Ian Urbina reports at The New York Times on the negative side effects the tech industries shift to flat screen technology has had on the market for recycling old television and computer monitor glass:
In 2004, recyclers were paid more than $200 a ton to provide glass from these monitors for use in new cathode ray tubes. The same companies now have to pay more than $200 a ton to get anyone to take the glass off their hands.
A little over a decade ago, there were at least 12 plants in the United States and 13 more worldwide that were taking these old televisions and monitors and using the cathode ray tube glass to produce new tubes. But now, there are only two plants in India doing this work.
This shift in consumer demand has decimated the recycling industry for this material, which is now being illegally stockpiled in old warehouses, shipped to developing nations or thrown in landfills, potentially releasing lead into groundwater.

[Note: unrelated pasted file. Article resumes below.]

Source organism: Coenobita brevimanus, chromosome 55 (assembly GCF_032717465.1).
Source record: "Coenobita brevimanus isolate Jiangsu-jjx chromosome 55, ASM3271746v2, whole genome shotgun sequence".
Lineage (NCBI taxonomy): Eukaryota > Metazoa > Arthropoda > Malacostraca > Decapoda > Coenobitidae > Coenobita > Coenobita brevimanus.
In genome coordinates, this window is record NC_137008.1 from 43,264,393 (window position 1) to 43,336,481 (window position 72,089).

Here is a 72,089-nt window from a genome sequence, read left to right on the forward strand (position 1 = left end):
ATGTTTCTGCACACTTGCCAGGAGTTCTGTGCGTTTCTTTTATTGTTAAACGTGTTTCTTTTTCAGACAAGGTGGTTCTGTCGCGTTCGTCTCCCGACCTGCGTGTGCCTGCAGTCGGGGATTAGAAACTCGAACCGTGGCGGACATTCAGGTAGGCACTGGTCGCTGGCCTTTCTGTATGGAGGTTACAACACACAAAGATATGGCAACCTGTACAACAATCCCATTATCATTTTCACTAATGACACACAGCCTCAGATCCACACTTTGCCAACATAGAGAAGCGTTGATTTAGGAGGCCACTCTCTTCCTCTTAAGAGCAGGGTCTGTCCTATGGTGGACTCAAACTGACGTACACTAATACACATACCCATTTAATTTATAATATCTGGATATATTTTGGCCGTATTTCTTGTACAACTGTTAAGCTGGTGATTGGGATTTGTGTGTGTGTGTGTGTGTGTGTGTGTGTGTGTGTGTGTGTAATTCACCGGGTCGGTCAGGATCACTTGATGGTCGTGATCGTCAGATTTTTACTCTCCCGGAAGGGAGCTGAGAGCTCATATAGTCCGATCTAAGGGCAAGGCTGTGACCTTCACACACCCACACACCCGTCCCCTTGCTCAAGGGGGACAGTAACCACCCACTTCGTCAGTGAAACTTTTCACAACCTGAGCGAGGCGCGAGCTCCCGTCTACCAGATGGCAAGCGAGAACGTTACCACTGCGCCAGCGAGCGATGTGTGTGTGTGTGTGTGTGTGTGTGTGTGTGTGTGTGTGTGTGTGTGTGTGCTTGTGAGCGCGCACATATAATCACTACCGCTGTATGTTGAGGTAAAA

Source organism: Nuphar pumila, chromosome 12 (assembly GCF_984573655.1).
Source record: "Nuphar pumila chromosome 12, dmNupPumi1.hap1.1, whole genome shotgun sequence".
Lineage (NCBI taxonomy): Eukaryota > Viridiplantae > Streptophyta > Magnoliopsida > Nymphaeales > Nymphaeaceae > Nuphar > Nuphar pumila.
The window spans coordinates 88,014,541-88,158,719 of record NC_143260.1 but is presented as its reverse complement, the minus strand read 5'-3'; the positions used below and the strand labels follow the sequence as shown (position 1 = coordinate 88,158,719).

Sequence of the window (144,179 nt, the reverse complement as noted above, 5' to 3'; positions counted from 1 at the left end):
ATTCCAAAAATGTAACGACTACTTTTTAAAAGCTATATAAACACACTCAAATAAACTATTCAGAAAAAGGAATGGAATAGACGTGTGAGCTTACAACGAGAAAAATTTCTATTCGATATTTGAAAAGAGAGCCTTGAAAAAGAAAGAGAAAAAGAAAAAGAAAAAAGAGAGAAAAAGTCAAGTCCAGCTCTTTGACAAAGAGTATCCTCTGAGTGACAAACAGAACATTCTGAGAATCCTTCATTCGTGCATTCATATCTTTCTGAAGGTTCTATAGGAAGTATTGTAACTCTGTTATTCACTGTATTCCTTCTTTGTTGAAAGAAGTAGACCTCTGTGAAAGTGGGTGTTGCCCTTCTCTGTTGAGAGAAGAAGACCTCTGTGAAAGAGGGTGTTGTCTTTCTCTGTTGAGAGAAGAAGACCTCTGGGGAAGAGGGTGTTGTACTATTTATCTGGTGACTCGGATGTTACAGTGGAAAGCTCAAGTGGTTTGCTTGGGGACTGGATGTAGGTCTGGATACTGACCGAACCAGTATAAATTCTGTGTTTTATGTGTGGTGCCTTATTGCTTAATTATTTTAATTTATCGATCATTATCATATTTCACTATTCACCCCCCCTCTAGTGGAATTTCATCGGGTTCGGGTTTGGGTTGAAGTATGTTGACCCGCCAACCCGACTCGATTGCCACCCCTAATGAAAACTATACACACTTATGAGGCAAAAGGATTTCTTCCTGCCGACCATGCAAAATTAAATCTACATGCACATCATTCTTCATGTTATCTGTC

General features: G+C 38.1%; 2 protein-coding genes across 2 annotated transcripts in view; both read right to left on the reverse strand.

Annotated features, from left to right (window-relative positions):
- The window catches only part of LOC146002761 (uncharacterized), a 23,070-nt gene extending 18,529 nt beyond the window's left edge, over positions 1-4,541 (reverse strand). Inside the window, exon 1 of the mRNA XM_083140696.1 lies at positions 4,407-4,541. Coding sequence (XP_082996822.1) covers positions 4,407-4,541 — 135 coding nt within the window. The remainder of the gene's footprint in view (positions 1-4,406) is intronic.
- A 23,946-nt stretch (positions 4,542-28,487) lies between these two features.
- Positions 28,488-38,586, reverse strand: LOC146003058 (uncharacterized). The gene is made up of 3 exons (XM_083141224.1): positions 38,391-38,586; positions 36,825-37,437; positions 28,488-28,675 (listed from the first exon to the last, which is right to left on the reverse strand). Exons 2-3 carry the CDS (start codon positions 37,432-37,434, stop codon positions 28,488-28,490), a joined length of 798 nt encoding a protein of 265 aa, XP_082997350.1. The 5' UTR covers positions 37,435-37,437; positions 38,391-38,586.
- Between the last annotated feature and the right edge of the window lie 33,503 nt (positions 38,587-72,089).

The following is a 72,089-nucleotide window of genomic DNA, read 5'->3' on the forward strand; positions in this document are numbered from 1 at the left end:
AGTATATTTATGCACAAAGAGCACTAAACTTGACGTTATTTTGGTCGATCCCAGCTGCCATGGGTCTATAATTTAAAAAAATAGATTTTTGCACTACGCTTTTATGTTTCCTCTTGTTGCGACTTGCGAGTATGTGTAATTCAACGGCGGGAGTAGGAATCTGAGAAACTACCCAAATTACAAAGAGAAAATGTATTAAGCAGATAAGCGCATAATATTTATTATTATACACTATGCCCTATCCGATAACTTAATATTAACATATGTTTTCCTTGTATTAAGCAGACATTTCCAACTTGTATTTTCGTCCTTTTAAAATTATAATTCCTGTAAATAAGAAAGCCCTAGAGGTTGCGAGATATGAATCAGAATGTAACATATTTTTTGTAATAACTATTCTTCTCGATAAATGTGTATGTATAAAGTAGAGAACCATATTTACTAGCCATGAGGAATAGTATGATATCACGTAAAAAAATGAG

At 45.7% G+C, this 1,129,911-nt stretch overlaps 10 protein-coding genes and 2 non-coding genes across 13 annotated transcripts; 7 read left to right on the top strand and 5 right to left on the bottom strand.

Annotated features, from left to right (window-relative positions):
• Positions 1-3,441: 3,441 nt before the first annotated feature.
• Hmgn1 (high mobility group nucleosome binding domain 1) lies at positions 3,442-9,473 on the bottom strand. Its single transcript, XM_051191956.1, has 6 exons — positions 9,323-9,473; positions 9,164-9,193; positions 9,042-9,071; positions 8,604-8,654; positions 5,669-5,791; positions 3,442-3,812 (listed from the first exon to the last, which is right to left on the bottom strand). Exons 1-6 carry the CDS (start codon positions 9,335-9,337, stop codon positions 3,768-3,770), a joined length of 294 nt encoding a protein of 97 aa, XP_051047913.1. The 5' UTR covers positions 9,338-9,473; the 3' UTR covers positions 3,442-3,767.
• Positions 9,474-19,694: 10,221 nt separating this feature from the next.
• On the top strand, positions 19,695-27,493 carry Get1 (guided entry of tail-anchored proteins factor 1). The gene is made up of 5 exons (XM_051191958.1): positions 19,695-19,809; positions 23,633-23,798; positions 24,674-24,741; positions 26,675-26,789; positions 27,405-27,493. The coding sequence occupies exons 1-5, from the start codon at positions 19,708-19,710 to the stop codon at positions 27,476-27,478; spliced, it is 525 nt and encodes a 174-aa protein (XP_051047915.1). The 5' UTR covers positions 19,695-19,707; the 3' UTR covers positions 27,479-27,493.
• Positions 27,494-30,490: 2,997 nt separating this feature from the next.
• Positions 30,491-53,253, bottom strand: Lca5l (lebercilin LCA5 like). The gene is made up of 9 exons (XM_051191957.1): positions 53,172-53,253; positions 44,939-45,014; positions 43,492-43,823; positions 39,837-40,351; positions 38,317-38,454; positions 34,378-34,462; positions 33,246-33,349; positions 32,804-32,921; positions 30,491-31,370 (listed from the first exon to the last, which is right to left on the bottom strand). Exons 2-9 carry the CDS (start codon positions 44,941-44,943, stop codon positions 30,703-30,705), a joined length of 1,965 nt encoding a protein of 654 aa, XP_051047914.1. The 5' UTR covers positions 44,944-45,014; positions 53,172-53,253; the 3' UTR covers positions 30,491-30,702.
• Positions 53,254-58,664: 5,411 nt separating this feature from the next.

This problem is just going to get worse, since some people are still using the old technology. There will be more glass to add to the already growing piles:
The Times reports that:
Roughly 660 million pounds of the glass is being stored in warehouses across the country, and it will cost $85 million to $360 million to responsibly recycle it, according to a report released in December by TransparentPlanet, an organization focused on electronic waste research.
In other words, this is maybe a $500 million problem to fix (adding in some money for buy backs for old monitors and TVs still being stored in basements and attics), so Apple, which has $137 BILLION in cash, could clean up this problem many times over. Sure, Apple alone is not responsible for the waste of an entire industry, but perhaps they could join a coalition of tech companies and recycling groups to fund a cleanup campaign. They helped cause this mess, it would be good if they helped clean it up.
There's a lot more to this story, so read the rest.